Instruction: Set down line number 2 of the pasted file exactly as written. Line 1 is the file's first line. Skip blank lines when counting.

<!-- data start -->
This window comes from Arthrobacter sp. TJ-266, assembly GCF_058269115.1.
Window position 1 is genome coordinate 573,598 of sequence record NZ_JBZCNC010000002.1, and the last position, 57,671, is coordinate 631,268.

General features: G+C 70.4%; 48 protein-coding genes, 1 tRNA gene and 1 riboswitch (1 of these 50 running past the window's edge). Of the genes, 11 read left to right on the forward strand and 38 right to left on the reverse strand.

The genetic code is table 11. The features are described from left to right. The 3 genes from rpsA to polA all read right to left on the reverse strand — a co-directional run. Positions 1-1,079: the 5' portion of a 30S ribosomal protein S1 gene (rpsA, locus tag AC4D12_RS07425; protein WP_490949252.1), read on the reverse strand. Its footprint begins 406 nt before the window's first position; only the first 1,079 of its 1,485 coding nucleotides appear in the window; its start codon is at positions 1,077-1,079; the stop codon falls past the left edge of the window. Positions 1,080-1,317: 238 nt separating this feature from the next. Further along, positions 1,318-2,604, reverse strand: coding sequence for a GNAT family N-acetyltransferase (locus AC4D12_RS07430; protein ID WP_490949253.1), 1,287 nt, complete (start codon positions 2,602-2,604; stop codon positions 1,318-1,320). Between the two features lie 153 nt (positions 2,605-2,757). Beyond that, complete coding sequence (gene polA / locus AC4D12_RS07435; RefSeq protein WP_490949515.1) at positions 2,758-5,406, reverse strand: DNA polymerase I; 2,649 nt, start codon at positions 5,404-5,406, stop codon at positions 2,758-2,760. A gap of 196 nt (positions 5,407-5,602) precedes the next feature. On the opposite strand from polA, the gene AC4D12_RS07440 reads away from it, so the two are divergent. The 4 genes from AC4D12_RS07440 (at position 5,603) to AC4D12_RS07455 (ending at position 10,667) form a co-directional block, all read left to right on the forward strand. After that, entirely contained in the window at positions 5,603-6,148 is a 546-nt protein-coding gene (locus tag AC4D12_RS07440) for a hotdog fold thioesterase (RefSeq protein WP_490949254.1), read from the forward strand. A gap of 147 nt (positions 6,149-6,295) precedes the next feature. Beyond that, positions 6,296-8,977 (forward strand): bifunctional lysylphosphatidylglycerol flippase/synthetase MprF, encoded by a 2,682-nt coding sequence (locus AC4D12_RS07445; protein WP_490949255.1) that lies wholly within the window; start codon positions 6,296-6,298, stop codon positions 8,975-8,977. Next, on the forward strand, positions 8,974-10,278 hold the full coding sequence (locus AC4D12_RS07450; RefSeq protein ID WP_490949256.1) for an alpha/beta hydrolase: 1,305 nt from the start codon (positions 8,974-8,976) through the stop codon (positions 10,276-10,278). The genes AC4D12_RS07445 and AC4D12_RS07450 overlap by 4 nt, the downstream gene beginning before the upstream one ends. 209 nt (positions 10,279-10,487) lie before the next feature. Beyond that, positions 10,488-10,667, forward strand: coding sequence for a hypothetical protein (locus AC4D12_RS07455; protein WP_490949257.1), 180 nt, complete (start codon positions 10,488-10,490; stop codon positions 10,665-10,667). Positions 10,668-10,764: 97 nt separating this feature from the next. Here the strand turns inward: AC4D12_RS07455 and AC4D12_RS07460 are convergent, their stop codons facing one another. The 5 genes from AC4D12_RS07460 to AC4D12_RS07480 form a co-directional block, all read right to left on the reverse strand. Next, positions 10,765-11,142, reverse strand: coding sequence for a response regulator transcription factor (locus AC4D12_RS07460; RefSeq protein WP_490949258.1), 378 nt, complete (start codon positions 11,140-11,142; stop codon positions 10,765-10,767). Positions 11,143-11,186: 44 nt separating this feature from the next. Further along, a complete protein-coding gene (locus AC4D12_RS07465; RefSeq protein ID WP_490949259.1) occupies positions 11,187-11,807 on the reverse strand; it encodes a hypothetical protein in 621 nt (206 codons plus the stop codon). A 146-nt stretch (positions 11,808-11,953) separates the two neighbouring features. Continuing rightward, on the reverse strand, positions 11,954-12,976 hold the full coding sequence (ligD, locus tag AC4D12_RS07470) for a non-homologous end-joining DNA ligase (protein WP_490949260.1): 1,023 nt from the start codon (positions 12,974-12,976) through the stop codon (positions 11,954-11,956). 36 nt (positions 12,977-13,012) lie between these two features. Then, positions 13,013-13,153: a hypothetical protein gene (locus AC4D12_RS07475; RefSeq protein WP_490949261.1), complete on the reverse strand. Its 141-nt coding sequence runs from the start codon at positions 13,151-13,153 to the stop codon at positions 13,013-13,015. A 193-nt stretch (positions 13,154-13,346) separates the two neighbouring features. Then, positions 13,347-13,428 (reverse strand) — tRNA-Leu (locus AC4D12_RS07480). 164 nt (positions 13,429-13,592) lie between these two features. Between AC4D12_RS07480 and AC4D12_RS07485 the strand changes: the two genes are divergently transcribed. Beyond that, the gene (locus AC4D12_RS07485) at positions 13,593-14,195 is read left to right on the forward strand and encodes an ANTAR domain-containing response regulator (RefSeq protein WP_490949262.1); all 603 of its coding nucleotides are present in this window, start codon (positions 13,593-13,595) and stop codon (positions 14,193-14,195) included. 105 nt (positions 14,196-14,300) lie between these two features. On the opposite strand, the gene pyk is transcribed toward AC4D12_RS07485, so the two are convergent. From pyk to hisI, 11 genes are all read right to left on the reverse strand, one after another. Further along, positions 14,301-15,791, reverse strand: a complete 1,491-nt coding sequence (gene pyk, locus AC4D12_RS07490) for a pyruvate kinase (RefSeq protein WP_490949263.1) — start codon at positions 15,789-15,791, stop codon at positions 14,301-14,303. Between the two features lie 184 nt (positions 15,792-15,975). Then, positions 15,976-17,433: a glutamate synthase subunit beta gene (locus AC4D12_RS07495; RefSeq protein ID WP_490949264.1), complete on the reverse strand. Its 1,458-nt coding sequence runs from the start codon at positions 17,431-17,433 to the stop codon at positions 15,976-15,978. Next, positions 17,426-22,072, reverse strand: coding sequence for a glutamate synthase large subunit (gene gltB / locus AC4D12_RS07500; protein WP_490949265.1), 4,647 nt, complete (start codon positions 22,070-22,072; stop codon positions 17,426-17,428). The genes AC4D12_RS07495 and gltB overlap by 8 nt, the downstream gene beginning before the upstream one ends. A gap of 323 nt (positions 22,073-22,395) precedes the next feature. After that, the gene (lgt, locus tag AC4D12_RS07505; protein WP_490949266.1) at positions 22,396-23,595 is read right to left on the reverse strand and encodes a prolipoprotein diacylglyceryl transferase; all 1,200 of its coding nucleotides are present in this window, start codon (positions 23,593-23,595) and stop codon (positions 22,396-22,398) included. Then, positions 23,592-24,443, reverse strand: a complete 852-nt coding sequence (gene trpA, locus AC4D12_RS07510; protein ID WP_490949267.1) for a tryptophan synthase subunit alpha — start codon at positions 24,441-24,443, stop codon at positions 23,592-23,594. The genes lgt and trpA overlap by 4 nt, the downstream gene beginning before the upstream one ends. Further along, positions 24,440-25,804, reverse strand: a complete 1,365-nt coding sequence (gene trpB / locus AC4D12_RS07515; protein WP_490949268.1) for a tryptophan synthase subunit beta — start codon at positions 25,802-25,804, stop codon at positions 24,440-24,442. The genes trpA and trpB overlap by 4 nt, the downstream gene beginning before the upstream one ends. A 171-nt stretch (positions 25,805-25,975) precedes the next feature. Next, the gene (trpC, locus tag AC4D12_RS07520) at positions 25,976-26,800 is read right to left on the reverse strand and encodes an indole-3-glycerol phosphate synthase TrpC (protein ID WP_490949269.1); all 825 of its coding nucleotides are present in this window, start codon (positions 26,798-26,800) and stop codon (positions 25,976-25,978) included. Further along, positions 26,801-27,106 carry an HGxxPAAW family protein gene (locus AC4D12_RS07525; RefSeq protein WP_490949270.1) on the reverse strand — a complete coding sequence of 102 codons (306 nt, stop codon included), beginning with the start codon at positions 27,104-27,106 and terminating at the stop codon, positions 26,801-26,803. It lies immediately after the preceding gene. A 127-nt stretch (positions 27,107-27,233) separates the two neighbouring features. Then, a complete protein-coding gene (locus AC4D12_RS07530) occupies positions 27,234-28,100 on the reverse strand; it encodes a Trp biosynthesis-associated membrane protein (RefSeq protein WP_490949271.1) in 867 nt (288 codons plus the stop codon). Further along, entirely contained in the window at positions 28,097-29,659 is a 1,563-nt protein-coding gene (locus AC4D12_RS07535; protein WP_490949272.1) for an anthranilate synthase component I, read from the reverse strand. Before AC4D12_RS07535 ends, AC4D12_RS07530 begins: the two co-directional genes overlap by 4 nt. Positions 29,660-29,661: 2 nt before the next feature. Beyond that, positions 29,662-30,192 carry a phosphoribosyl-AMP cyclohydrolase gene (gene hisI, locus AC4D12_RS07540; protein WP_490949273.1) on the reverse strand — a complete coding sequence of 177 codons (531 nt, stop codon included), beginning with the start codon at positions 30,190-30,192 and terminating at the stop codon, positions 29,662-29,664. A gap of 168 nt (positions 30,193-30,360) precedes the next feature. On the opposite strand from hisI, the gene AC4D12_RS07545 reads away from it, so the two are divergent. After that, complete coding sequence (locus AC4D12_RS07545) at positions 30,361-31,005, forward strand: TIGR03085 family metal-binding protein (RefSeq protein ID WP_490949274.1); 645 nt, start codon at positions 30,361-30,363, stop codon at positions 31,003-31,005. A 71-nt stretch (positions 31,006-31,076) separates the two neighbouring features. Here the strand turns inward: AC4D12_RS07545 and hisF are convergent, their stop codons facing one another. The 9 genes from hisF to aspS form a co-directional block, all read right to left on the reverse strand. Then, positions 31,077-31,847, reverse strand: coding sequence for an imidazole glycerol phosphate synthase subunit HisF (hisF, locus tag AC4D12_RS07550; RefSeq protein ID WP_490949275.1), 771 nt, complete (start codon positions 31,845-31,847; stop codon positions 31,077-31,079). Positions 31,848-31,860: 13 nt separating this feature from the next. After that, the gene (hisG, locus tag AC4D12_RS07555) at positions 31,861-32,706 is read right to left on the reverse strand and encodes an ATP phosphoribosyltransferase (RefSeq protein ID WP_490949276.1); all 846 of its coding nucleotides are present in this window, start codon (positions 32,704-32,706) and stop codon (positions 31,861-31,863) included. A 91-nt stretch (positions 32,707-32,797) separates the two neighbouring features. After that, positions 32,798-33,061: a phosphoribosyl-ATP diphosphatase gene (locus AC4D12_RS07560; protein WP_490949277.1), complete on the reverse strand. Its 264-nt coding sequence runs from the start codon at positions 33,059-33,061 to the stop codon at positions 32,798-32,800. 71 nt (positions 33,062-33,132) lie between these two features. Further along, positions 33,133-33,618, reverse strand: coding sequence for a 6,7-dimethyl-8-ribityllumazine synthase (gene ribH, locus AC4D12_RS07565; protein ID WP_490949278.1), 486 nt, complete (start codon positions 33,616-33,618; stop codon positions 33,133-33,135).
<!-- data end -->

Window position 1 is genome coordinate 573,598 of sequence record NZ_JBZCNC010000002.1, and the last position, 57,671, is coordinate 631,268.